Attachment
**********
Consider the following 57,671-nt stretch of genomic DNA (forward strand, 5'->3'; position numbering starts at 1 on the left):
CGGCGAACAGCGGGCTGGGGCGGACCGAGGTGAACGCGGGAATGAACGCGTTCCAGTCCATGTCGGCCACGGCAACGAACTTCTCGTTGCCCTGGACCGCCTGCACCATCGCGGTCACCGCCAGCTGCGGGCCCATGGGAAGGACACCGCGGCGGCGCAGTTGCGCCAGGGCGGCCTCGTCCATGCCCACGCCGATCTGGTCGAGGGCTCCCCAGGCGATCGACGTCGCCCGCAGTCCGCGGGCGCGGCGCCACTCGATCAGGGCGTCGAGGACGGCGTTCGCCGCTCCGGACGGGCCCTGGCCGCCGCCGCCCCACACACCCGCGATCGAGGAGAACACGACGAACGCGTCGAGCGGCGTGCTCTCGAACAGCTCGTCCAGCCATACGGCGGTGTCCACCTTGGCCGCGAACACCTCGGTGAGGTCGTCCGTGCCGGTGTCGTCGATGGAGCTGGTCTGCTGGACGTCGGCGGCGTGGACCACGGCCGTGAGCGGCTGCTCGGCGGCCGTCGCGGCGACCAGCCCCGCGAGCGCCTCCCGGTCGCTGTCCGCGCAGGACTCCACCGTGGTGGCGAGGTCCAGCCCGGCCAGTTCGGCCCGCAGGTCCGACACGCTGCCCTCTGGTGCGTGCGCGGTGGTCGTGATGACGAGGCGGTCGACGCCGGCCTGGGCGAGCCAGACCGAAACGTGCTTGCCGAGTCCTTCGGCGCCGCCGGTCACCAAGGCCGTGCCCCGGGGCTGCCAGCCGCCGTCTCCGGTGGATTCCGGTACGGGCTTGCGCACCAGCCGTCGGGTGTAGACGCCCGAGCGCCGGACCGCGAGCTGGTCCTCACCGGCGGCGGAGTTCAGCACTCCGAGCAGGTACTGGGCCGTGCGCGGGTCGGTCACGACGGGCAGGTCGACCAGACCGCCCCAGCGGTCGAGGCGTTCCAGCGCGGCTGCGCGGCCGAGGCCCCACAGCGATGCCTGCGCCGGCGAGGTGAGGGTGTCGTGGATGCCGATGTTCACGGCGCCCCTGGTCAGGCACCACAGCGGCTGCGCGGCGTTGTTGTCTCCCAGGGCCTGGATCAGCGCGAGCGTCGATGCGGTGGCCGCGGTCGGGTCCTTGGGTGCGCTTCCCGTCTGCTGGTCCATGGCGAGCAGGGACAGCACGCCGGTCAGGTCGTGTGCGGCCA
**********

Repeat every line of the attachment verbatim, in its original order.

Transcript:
Consider the following 57,671-nt stretch of genomic DNA (forward strand, 5'->3'; position numbering starts at 1 on the left):
CGGCGAACAGCGGGCTGGGGCGGACCGAGGTGAACGCGGGAATGAACGCGTTCCAGTCCATGTCGGCCACGGCAACGAACTTCTCGTTGCCCTGGACCGCCTGCACCATCGCGGTCACCGCCAGCTGCGGGCCCATGGGAAGGACACCGCGGCGGCGCAGTTGCGCCAGGGCGGCCTCGTCCATGCCCACGCCGATCTGGTCGAGGGCTCCCCAGGCGATCGACGTCGCCCGCAGTCCGCGGGCGCGGCGCCACTCGATCAGGGCGTCGAGGACGGCGTTCGCCGCTCCGGACGGGCCCTGGCCGCCGCCGCCCCACACACCCGCGATCGAGGAGAACACGACGAACGCGTCGAGCGGCGTGCTCTCGAACAGCTCGTCCAGCCATACGGCGGTGTCCACCTTGGCCGCGAACACCTCGGTGAGGTCGTCCGTGCCGGTGTCGTCGATGGAGCTGGTCTGCTGGACGTCGGCGGCGTGGACCACGGCCGTGAGCGGCTGCTCGGCGGCCGTCGCGGCGACCAGCCCCGCGAGCGCCTCCCGGTCGCTGTCCGCGCAGGACTCCACCGTGGTGGCGAGGTCCAGCCCGGCCAGTTCGGCCCGCAGGTCCGACACGCTGCCCTCTGGTGCGTGCGCGGTGGTCGTGATGACGAGGCGGTCGACGCCGGCCTGGGCGAGCCAGACCGAAACGTGCTTGCCGAGTCCTTCGGCGCCGCCGGTCACCAAGGCCGTGCCCCGGGGCTGCCAGCCGCCGTCTCCGGTGGATTCCGGTACGGGCTTGCGCACCAGCCGTCGGGTGTAGACGCCCGAGCGCCGGACCGCGAGCTGGTCCTCACCGGCGGCGGAGTTCAGCACTCCGAGCAGGTACTGGGCCGTGCGCGGGTCGGTCACGACGGGCAGGTCGACCAGACCGCCCCAGCGGTCGAGGCGTTCCAGCGCGGCTGCGCGGCCGAGGCCCCACAGCGATGCCTGCGCCGGCGAGGTGAGGGTGTCGTGGATGCCGATGTTCACGGCGCCCCTGGTCAGGCACCACAGCGGCTGCGCGGCGTTGTTGTCTCCCAGGGCCTGGATCAGCGCGAGCGTCGATGCGGTGGCCGCGGTCGGGTCCTTGGGTGCGCTTCCCGTCTGCTGGTCCATGGCGAGCAGGGACAGCACGCCGGTCAGGTCGTGTGCGGCCA